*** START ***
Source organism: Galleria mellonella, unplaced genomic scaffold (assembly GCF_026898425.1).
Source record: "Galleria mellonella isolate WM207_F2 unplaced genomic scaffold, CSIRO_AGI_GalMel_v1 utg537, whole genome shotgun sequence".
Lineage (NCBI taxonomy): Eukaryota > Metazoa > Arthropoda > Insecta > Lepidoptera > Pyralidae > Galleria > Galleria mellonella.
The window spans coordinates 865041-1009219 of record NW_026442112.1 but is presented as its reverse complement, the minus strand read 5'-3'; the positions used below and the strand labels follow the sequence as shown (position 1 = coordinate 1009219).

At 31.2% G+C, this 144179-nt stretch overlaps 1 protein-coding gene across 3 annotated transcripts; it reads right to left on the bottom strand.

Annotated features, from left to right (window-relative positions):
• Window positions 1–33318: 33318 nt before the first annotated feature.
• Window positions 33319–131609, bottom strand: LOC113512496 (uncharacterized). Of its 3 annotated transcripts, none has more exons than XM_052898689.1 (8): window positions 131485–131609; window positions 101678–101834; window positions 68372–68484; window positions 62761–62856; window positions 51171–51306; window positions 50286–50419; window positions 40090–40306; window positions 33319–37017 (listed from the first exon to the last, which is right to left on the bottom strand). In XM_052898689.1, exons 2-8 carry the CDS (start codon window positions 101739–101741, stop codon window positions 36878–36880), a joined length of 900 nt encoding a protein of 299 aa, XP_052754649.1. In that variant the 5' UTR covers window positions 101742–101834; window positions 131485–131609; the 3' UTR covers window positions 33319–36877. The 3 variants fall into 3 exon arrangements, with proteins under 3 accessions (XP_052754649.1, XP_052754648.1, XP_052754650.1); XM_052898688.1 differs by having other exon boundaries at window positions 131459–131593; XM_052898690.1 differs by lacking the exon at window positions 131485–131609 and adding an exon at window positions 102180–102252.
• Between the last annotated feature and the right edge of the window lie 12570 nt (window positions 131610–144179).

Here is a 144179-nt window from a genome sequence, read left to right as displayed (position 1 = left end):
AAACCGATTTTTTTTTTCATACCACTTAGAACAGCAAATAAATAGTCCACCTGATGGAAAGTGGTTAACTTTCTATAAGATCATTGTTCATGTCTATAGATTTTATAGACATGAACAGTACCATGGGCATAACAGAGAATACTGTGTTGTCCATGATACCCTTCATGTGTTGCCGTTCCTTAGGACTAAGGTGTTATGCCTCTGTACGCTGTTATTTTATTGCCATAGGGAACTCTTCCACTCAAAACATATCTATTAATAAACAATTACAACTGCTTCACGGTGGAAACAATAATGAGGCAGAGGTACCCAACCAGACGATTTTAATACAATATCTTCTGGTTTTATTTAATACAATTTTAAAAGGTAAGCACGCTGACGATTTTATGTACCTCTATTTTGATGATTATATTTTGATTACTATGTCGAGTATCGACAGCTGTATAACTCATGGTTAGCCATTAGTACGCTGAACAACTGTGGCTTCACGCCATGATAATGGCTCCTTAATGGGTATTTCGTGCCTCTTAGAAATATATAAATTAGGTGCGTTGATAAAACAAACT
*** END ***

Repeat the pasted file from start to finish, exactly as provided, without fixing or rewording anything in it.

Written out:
Source organism: Galleria mellonella, unplaced genomic scaffold (assembly GCF_026898425.1).
Source record: "Galleria mellonella isolate WM207_F2 unplaced genomic scaffold, CSIRO_AGI_GalMel_v1 utg537, whole genome shotgun sequence".
Lineage (NCBI taxonomy): Eukaryota > Metazoa > Arthropoda > Insecta > Lepidoptera > Pyralidae > Galleria > Galleria mellonella.
The window spans coordinates 865041-1009219 of record NW_026442112.1 but is presented as its reverse complement, the minus strand read 5'-3'; the positions used below and the strand labels follow the sequence as shown (position 1 = coordinate 1009219).

At 31.2% G+C, this 144179-nt stretch overlaps 1 protein-coding gene across 3 annotated transcripts; it reads right to left on the bottom strand.

Annotated features, from left to right (window-relative positions):
• Window positions 1–33318: 33318 nt before the first annotated feature.
• Window positions 33319–131609, bottom strand: LOC113512496 (uncharacterized). Of its 3 annotated transcripts, none has more exons than XM_052898689.1 (8): window positions 131485–131609; window positions 101678–101834; window positions 68372–68484; window positions 62761–62856; window positions 51171–51306; window positions 50286–50419; window positions 40090–40306; window positions 33319–37017 (listed from the first exon to the last, which is right to left on the bottom strand). In XM_052898689.1, exons 2-8 carry the CDS (start codon window positions 101739–101741, stop codon window positions 36878–36880), a joined length of 900 nt encoding a protein of 299 aa, XP_052754649.1. In that variant the 5' UTR covers window positions 101742–101834; window positions 131485–131609; the 3' UTR covers window positions 33319–36877. The 3 variants fall into 3 exon arrangements, with proteins under 3 accessions (XP_052754649.1, XP_052754648.1, XP_052754650.1); XM_052898688.1 differs by having other exon boundaries at window positions 131459–131593; XM_052898690.1 differs by lacking the exon at window positions 131485–131609 and adding an exon at window positions 102180–102252.
• Between the last annotated feature and the right edge of the window lie 12570 nt (window positions 131610–144179).

Here is a 144179-nt window from a genome sequence, read left to right as displayed (position 1 = left end):
AAACCGATTTTTTTTTTCATACCACTTAGAACAGCAAATAAATAGTCCACCTGATGGAAAGTGGTTAACTTTCTATAAGATCATTGTTCATGTCTATAGATTTTATAGACATGAACAGTACCATGGGCATAACAGAGAATACTGTGTTGTCCATGATACCCTTCATGTGTTGCCGTTCCTTAGGACTAAGGTGTTATGCCTCTGTACGCTGTTATTTTATTGCCATAGGGAACTCTTCCACTCAAAACATATCTATTAATAAACAATTACAACTGCTTCACGGTGGAAACAATAATGAGGCAGAGGTACCCAACCAGACGATTTTAATACAATATCTTCTGGTTTTATTTAATACAATTTTAAAAGGTAAGCACGCTGACGATTTTATGTACCTCTATTTTGATGATTATATTTTGATTACTATGTCGAGTATCGACAGCTGTATAACTCATGGTTAGCCATTAGTACGCTGAACAACTGTGGCTTCACGCCATGATAATGGCTCCTTAATGGGTATTTCGTGCCTCTTAGAAATATATAAATTAGGTGCGTTGATAAAACAAACT